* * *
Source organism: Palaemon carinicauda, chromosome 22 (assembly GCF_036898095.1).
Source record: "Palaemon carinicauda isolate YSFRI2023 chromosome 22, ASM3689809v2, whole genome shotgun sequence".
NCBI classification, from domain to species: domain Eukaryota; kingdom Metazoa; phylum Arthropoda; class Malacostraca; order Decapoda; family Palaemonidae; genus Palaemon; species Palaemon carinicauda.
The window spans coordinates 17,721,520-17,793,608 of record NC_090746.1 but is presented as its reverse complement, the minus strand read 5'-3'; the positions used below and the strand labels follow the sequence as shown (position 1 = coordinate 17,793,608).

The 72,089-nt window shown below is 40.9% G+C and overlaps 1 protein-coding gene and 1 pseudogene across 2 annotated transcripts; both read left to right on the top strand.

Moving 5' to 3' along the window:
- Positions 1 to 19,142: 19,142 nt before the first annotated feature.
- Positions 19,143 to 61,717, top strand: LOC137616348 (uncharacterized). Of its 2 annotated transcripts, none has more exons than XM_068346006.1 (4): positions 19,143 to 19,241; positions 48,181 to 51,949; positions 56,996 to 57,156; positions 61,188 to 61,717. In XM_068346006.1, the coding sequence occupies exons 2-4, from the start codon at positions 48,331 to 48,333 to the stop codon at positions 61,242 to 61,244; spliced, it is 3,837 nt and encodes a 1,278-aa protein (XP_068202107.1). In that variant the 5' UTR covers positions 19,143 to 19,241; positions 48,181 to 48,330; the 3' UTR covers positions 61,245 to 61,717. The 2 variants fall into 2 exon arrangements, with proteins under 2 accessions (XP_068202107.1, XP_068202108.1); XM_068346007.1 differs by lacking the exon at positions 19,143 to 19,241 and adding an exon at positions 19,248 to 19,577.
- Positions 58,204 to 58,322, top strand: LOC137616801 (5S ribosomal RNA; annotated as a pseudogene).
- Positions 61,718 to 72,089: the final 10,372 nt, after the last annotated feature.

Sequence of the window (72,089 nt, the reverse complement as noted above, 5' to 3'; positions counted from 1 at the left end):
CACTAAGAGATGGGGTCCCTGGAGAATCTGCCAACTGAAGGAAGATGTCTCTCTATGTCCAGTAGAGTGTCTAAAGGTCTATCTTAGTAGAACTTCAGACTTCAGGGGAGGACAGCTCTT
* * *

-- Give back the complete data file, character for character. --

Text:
Source organism: Palaemon carinicauda, chromosome 22 (assembly GCF_036898095.1).
Source record: "Palaemon carinicauda isolate YSFRI2023 chromosome 22, ASM3689809v2, whole genome shotgun sequence".
NCBI classification, from domain to species: domain Eukaryota; kingdom Metazoa; phylum Arthropoda; class Malacostraca; order Decapoda; family Palaemonidae; genus Palaemon; species Palaemon carinicauda.
The window spans coordinates 17,721,520-17,793,608 of record NC_090746.1 but is presented as its reverse complement, the minus strand read 5'-3'; the positions used below and the strand labels follow the sequence as shown (position 1 = coordinate 17,793,608).

The 72,089-nt window shown below is 40.9% G+C and overlaps 1 protein-coding gene and 1 pseudogene across 2 annotated transcripts; both read left to right on the top strand.

Moving 5' to 3' along the window:
- Positions 1 to 19,142: 19,142 nt before the first annotated feature.
- Positions 19,143 to 61,717, top strand: LOC137616348 (uncharacterized). Of its 2 annotated transcripts, none has more exons than XM_068346006.1 (4): positions 19,143 to 19,241; positions 48,181 to 51,949; positions 56,996 to 57,156; positions 61,188 to 61,717. In XM_068346006.1, the coding sequence occupies exons 2-4, from the start codon at positions 48,331 to 48,333 to the stop codon at positions 61,242 to 61,244; spliced, it is 3,837 nt and encodes a 1,278-aa protein (XP_068202107.1). In that variant the 5' UTR covers positions 19,143 to 19,241; positions 48,181 to 48,330; the 3' UTR covers positions 61,245 to 61,717. The 2 variants fall into 2 exon arrangements, with proteins under 2 accessions (XP_068202107.1, XP_068202108.1); XM_068346007.1 differs by lacking the exon at positions 19,143 to 19,241 and adding an exon at positions 19,248 to 19,577.
- Positions 58,204 to 58,322, top strand: LOC137616801 (5S ribosomal RNA; annotated as a pseudogene).
- Positions 61,718 to 72,089: the final 10,372 nt, after the last annotated feature.

Sequence of the window (72,089 nt, the reverse complement as noted above, 5' to 3'; positions counted from 1 at the left end):
CACTAAGAGATGGGGTCCCTGGAGAATCTGCCAACTGAAGGAAGATGTCTCTCTATGTCCAGTAGAGTGTCTAAAGGTCTATCTTAGTAGAACTTCAGACTTCAGGGGAGGACAGCTCTT